There will be 15 stores scattered around the province, and online sales will also be on offer.
The province's public health minister seems to expect some tinkering as the legalization process unfolds.
"It's not the end, it's the only the beginning," said Lucie Charlebois. "It's certain that we will have to adapt."
New Brunswick has laid out how it intends to proceed, and CBC's Jacques Poitras reports that users can expect limits.
Under the province's proposal, there will be no smoking in public places and there will be a limit on how many grams a person can carry, Poitras reported last week when the province presented its plan.
At home, people can store however much they like, but they have to keep it in either a locked-up room or a locked container.
Up to 20 government-run stores will be established with strict policies in place: they will be located at least 300 metres away from schools, they will only display products under glass, and customers will need to show identification to prove they are of legal age — 19 years or older — before they can even get in.
There's no word on what the stores will be called or what the price will be, but we do know that online sales will be allowed.
Newfoundland and Labrador
Newfoundland and Labrador unveiled its plan on Nov. 23, saying that it would have a minimum age of 19 to buy and use marijuana, in line with its current drinking age.
Pot will be sold in approved private stores, with distribution handled by the Newfoundland and Labrador Liquor Corporation (NLC). In some areas, though, NLC may be the retailer, too.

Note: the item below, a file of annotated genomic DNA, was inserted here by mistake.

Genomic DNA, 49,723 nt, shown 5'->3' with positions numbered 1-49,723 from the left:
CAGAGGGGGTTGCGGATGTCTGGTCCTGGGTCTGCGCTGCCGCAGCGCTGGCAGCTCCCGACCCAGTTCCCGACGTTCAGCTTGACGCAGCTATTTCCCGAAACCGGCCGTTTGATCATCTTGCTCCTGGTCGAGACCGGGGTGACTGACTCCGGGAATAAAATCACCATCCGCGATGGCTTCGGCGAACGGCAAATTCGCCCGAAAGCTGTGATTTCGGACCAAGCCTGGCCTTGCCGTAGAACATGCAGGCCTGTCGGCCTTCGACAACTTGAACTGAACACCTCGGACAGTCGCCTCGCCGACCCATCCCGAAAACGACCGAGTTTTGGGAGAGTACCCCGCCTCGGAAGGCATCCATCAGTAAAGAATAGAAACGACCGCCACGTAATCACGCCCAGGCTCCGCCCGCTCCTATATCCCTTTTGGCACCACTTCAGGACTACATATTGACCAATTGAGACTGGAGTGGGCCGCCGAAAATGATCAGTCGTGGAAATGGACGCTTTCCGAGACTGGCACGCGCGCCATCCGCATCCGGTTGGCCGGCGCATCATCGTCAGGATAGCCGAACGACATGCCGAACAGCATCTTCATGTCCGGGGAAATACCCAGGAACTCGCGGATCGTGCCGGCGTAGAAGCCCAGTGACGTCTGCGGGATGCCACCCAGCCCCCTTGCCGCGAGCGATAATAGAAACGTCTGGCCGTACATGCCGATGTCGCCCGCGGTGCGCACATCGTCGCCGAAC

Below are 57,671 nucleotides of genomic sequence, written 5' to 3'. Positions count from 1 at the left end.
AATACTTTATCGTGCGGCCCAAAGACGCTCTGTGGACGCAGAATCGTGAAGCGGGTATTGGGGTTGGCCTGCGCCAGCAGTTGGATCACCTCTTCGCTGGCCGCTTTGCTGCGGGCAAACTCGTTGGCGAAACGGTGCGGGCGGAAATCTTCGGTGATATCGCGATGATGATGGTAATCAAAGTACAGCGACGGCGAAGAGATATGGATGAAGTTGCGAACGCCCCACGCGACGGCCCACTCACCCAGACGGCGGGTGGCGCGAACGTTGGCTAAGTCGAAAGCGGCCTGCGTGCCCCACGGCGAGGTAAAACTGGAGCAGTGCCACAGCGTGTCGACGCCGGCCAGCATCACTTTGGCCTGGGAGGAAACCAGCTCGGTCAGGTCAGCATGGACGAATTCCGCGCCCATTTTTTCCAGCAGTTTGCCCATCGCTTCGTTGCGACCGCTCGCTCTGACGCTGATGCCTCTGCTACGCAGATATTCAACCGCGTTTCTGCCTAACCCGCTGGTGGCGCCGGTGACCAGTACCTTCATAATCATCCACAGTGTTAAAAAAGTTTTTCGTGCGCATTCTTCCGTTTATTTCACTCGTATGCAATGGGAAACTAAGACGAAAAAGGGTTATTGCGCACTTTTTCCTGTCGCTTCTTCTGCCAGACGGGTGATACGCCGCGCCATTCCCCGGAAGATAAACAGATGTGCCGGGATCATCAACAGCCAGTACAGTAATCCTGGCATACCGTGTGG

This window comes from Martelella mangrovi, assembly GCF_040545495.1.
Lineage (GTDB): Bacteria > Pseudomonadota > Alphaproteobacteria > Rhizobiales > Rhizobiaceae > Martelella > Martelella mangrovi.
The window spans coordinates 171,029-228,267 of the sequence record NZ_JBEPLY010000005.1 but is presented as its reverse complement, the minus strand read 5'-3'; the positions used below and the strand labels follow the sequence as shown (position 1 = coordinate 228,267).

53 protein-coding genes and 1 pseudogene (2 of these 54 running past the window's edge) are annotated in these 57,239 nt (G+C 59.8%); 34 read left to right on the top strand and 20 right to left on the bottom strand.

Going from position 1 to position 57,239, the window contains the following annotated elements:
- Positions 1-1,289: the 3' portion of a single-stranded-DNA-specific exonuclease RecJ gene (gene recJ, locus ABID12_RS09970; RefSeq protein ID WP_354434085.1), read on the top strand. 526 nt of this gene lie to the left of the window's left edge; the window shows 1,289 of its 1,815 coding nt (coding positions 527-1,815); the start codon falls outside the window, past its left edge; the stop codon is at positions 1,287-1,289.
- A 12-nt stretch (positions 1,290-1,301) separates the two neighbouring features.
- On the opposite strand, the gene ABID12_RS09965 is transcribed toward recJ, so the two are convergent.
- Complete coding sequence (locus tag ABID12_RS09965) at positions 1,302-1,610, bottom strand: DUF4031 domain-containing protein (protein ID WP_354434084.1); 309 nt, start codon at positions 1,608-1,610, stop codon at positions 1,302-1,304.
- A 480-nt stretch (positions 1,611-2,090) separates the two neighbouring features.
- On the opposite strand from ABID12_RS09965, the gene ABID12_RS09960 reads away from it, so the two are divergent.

Online sales will also be an option.
But wherever people buy it, they're going to be barred from smoking pot on public property, CBC's Geoff Bartlett reports.
The government has announced the legal age for consumption will be 19 and over, with a possession limit of 30 grams per person and a household growing limit of four plants. The product will be sold through some, though not all, Nova Scotia Liquor Corp. outlets as well as through online sales.
Prince Edward Island announced on Dec. 7 it plans to sell marijuana at standalone outlets run separately from its liquor commission, as well as through an online component. Those 19 and over can legally purchase marijuana, which to begin will be legally restricted to private residences.
In Yukon, according to a framework unveiled by the territory, the legal age to buy marijuana will be 19.
According to the territorial government website, Yukon will "own and operate at least one retail store and provide an e-commerce option."
Going forward, Justice Minister Tracey-Anne McPhee suggested the retailing could be a mix of government and private-sector outlets.
"It's important to recognize that the proposed framework represents a starting point," she said.
On #marijuana: The #Yukon government's plans revealed today amount to total government control — at least at first. Private sector will "likely" have a role says Justice Minister Tracy-Anne McPhee but not in first "stage." Yukon gov will build and staff a retail and online store pic.twitter.com/4TgfKO9i1X— @YukonPhilippe
The government in the Northwest Territories also released details of its proposed plan, calling for a minimum legal age of 19. According to the government's framework, the N.W.T Liquor Commission will be in charge of import and distribution.
Adults will be allowed to grow marijuana at home under the proposed plan, but will be limited to four plants and there will be restrictions on where people can consume pot in public.
The Nunavut government has not yet unveiled its plan or released the results of its survey regarding pot legalization.
A previous version of this story said incorrectly that the legal age to purchase marijuana had yet to be decided in New Brunswick. In fact, the province has decided the legal age will be 19.Nov 17, 2017 4:36 PM ET